I want to mention at the beginning of my essay a good definition of Epidemiology given by Major Greenwood in the first textbook of epidemiology, named "Epidemics and Crowd-Diseases"(1935): "the study of disease, any disease, as a mass phenomenon […] it forms a general pictures, an average of what is happening".
Another very interesting definition, this time for eco-epidemiology, made by Sussers is: the study of "causal pathways at the societal level and with pathogenesis and causality at the molecular level". By the way, in my opinion, the future of all medical sciences is to solve the problem working with the root (the molecular and genetic level), because only in this way can be prevented and eradicated most of the epidemic diseases, such as: AIDS, cancer etc.
For the near future, I see epidemiology working together with genetics, nanotechnology and computer science, by offering to these last three the general effects (at societal level) of what happening at molecular level in order to improve the way people assure their health.
About the future of epidemiology, I agree with the opinion of Warren Winkelstein from his article named "Eras, Paradigms, and the Future of Epidemiology" where he says: "Certainly times are a-changing, and there is a need to incorporate innovative approaches to the study of health and disease in populations […] Molecular biology will certainly augment the epidemiologist’s capability to study disease causation, and modern computer based information transfer technology will extend the ability to access and process large bodies of data,…". According to his article it is very possible that the present era of epidemiology to be changed, because "the focus on risk factors at the individual level – the hall mark of this era – will no longer serve. We need to be concerned equally with causal pathways at the social level and with pathogenesis and causality at the molecular level".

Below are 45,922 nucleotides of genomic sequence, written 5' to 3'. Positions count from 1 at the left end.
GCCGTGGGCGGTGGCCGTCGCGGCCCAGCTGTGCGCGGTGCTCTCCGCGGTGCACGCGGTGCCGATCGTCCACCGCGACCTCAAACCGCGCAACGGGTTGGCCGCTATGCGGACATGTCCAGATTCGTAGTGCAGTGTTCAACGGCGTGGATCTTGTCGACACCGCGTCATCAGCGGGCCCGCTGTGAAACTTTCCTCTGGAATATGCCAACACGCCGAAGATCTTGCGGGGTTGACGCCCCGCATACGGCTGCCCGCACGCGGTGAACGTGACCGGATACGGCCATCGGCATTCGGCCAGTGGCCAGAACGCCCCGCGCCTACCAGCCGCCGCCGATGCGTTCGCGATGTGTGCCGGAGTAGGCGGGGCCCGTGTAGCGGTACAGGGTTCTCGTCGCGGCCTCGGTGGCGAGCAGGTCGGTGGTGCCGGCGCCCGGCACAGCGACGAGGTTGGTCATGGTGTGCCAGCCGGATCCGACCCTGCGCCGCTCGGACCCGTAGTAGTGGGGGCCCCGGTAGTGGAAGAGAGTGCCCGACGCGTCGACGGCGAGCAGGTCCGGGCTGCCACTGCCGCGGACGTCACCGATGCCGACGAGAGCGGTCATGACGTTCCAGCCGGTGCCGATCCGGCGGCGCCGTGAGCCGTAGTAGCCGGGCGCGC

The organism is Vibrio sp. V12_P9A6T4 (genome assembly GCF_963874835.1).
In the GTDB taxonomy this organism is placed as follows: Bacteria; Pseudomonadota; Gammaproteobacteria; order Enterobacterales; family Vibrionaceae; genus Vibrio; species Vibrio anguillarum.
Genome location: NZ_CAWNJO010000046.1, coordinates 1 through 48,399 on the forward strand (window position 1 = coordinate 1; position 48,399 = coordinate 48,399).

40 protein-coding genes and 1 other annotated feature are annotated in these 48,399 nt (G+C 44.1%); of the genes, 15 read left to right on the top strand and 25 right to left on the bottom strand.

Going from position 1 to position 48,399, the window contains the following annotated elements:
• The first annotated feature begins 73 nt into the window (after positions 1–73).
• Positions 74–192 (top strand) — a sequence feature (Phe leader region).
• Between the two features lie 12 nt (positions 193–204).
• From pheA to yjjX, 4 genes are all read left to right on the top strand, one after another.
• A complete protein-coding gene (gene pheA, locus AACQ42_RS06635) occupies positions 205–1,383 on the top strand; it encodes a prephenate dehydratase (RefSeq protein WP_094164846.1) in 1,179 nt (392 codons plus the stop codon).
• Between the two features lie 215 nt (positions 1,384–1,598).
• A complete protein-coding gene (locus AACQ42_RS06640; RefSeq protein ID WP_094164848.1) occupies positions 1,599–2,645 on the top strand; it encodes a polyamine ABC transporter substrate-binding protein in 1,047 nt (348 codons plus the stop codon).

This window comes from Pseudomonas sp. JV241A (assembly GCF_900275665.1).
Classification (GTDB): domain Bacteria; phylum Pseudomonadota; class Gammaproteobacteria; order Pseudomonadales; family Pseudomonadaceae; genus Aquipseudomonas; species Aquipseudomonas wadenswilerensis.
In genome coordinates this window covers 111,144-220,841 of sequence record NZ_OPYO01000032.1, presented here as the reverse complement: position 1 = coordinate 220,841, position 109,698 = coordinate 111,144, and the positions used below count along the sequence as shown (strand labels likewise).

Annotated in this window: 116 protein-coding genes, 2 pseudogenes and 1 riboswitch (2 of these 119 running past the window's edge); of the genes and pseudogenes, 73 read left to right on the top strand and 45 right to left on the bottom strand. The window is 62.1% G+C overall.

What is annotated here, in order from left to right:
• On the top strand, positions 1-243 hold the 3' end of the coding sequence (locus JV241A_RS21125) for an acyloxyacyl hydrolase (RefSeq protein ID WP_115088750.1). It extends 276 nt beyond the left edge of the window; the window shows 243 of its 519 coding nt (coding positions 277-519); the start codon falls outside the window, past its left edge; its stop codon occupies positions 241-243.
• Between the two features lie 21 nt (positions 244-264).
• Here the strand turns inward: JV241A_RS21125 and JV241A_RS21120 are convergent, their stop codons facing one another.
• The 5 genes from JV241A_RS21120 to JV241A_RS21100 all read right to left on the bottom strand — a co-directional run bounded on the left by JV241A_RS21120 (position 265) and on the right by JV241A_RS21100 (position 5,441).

A good example to sustain my opinion, presented until now, can be the result: "the methods of recombinant DNA have led to recognition of both viral and genetic components in insulin-dependent diabetes".
I think that the best way to finish my essay is to give the quotation which closes the article: "Epidemiology has become a set of generic methods for measuring associations of exposure and disease in individuals, rather than functioning as part of a multidisciplinary approach to understanding the causation of disease in populations. […] We seem to be using more and more advanced technology to study more and more trivial issues, while the major population causes of diseases are ignored. Epidemiology must reintegrate itself into public health, and must rediscover the population perspective."